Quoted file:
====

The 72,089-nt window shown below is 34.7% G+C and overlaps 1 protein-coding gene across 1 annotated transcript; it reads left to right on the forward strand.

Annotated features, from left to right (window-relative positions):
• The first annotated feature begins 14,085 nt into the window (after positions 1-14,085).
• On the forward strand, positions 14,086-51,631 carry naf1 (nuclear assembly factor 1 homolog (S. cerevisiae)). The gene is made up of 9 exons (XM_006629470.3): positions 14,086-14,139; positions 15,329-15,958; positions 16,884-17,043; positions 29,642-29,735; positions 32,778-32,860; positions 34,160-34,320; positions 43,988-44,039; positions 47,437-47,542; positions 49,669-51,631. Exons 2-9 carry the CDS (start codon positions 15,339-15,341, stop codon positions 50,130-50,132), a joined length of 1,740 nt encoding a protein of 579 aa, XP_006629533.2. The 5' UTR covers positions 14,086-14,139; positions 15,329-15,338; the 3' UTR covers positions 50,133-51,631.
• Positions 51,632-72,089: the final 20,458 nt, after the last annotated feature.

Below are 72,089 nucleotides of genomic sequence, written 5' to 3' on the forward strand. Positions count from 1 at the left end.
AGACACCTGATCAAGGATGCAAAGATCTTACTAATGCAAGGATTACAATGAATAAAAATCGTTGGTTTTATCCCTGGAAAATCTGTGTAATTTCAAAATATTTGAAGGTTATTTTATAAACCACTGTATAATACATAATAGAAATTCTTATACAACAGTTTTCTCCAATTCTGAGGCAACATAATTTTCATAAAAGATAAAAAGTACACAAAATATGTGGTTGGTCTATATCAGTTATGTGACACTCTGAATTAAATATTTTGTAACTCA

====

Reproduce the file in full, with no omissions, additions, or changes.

The 72,089-nt window shown below is 34.7% G+C and overlaps 1 protein-coding gene across 1 annotated transcript; it reads left to right on the forward strand.

Annotated features, from left to right (window-relative positions):
• The first annotated feature begins 14,085 nt into the window (after positions 1-14,085).
• On the forward strand, positions 14,086-51,631 carry naf1 (nuclear assembly factor 1 homolog (S. cerevisiae)). The gene is made up of 9 exons (XM_006629470.3): positions 14,086-14,139; positions 15,329-15,958; positions 16,884-17,043; positions 29,642-29,735; positions 32,778-32,860; positions 34,160-34,320; positions 43,988-44,039; positions 47,437-47,542; positions 49,669-51,631. Exons 2-9 carry the CDS (start codon positions 15,339-15,341, stop codon positions 50,130-50,132), a joined length of 1,740 nt encoding a protein of 579 aa, XP_006629533.2. The 5' UTR covers positions 14,086-14,139; positions 15,329-15,338; the 3' UTR covers positions 50,133-51,631.
• Positions 51,632-72,089: the final 20,458 nt, after the last annotated feature.

Below are 72,089 nucleotides of genomic sequence, written 5' to 3' on the forward strand. Positions count from 1 at the left end.
AGACACCTGATCAAGGATGCAAAGATCTTACTAATGCAAGGATTACAATGAATAAAAATCGTTGGTTTTATCCCTGGAAAATCTGTGTAATTTCAAAATATTTGAAGGTTATTTTATAAACCACTGTATAATACATAATAGAAATTCTTATACAACAGTTTTCTCCAATTCTGAGGCAACATAATTTTCATAAAAGATAAAAAGTACACAAAATATGTGGTTGGTCTATATCAGTTATGTGACACTCTGAATTAAATATTTTGTAACTCA